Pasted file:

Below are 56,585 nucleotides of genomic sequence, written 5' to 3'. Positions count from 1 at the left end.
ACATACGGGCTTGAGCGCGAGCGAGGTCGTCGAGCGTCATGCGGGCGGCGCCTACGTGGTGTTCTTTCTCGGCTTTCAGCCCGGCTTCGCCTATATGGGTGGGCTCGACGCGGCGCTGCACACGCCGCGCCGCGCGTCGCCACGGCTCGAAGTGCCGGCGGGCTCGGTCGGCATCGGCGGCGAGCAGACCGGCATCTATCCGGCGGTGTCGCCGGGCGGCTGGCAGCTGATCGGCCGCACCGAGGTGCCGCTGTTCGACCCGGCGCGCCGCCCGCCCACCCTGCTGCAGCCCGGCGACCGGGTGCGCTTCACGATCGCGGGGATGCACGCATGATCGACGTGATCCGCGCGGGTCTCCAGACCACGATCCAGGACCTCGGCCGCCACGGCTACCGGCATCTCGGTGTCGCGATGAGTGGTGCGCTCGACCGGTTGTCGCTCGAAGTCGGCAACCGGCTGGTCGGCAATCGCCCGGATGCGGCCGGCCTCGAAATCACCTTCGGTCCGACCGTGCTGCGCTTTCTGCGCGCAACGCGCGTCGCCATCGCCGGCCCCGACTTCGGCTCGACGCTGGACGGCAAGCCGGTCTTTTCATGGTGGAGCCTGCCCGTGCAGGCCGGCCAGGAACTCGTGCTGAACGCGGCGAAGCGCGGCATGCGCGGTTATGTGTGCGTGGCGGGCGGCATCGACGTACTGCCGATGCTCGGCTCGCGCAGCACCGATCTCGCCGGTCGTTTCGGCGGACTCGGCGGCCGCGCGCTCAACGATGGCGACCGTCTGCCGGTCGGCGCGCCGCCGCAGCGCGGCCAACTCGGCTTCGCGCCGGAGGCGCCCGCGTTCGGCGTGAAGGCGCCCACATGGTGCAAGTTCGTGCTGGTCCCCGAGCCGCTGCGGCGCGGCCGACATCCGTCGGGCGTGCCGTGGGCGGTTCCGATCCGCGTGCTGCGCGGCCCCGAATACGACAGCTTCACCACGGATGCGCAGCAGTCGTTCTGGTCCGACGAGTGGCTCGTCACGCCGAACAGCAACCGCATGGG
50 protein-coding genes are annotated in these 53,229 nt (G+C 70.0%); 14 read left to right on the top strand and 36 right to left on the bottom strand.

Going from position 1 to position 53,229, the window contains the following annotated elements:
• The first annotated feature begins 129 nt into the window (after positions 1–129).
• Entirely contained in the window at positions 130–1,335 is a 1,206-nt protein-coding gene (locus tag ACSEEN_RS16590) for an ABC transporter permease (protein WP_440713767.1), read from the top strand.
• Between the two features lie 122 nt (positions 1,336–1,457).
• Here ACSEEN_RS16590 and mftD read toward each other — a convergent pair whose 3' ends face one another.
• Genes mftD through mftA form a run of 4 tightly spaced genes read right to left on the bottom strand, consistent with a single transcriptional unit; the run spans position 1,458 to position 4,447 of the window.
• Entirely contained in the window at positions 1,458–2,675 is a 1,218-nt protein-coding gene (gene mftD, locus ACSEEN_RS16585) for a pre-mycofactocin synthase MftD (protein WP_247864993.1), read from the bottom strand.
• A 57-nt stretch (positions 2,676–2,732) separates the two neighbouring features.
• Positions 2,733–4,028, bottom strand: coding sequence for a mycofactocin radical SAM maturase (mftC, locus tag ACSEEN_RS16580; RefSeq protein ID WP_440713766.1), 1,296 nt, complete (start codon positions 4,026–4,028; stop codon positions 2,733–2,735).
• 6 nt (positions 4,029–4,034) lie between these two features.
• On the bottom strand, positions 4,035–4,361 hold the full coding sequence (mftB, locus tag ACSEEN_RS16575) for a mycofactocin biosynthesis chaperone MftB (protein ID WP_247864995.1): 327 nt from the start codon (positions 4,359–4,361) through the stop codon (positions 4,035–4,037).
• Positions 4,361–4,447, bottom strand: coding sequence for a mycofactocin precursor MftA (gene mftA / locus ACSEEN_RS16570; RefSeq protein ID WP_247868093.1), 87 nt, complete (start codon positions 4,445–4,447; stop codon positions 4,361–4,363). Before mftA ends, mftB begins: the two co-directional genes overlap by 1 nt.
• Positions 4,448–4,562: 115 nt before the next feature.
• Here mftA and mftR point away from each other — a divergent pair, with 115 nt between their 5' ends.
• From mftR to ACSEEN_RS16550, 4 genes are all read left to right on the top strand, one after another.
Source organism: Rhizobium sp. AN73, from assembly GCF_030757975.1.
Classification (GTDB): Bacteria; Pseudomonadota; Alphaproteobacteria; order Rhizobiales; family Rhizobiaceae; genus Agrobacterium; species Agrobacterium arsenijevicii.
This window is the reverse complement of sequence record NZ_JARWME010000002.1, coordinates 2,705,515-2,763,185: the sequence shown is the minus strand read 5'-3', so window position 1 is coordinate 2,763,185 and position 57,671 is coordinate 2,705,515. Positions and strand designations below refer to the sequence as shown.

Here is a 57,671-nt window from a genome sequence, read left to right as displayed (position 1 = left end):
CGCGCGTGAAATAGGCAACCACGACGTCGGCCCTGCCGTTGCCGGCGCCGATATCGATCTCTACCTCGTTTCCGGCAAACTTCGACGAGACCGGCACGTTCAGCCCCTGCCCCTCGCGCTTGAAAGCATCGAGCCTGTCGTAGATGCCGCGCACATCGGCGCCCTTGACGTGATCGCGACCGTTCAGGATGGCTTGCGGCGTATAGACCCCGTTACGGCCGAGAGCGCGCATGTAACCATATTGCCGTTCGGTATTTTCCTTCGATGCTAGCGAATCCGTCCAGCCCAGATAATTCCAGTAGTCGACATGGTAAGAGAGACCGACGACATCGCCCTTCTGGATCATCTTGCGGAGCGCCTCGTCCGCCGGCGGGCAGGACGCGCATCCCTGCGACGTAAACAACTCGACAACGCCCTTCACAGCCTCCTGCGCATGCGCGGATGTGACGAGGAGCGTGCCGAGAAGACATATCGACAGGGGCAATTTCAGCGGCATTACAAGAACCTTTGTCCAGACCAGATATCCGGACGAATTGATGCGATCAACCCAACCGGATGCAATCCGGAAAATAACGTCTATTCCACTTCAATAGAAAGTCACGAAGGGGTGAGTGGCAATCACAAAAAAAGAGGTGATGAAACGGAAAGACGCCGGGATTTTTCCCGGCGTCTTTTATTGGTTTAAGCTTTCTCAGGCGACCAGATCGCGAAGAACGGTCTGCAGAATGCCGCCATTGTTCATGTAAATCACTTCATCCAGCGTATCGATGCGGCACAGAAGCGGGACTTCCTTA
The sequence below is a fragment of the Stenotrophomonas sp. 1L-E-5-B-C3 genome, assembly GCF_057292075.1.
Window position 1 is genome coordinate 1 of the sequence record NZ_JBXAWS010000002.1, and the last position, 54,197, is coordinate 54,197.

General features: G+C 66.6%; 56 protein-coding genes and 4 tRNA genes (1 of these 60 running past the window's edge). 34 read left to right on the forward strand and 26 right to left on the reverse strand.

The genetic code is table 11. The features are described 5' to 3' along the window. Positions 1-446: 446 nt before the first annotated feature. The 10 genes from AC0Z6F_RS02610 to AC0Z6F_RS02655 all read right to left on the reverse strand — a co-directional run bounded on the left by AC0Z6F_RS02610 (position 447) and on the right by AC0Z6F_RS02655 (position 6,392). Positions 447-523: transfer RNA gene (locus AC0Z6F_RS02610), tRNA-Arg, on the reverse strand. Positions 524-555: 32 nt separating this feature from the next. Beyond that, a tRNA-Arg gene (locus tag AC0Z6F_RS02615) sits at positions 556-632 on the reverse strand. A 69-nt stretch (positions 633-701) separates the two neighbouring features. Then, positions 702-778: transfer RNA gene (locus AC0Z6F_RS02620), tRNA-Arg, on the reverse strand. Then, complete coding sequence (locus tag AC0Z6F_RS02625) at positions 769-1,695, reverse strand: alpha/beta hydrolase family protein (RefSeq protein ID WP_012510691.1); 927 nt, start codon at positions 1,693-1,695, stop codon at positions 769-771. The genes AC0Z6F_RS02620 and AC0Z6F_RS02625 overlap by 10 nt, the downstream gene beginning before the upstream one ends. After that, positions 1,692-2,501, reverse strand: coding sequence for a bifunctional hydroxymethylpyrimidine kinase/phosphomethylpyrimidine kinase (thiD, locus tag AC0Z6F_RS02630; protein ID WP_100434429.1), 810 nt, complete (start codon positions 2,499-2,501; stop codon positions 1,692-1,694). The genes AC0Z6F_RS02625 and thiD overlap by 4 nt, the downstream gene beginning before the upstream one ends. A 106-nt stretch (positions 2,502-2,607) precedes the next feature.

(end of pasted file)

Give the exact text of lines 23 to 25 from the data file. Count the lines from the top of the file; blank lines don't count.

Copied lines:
CGCGCGTGAAATAGGCAACCACGACGTCGGCCCTGCCGTTGCCGGCGCCGATATCGATCTCTACCTCGTTTCCGGCAAACTTCGACGAGACCGGCACGTTCAGCCCCTGCCCCTCGCGCTTGAAAGCATCGAGCCTGTCGTAGATGCCGCGCACATCGGCGCCCTTGACGTGATCGCGACCGTTCAGGATGGCTTGCGGCGTATAGACCCCGTTACGGCCGAGAGCGCGCATGTAACCATATTGCCGTTCGGTATTTTCCTTCGATGCTAGCGAATCCGTCCAGCCCAGATAATTCCAGTAGTCGACATGGTAAGAGAGACCGACGACATCGCCCTTCTGGATCATCTTGCGGAGCGCCTCGTCCGCCGGCGGGCAGGACGCGCATCCCTGCGACGTAAACAACTCGACAACGCCCTTCACAGCCTCCTGCGCATGCGCGGATGTGACGAGGAGCGTGCCGAGAAGACATATCGACAGGGGCAATTTCAGCGGCATTACAAGAACCTTTGTCCAGACCAGATATCCGGACGAATTGATGCGATCAACCCAACCGGATGCAATCCGGAAAATAACGTCTATTCCACTTCAATAGAAAGTCACGAAGGGGTGAGTGGCAATCACAAAAAAAGAGGTGATGAAACGGAAAGACGCCGGGATTTTTCCCGGCGTCTTTTATTGGTTTAAGCTTTCTCAGGCGACCAGATCGCGAAGAACGGTCTGCAGAATGCCGCCATTGTTCATGTAAATCACTTCATCCAGCGTATCGATGCGGCACAGAAGCGGGACTTCCTTA
The sequence below is a fragment of the Stenotrophomonas sp. 1L-E-5-B-C3 genome, assembly GCF_057292075.1.
Window position 1 is genome coordinate 1 of the sequence record NZ_JBXAWS010000002.1, and the last position, 54,197, is coordinate 54,197.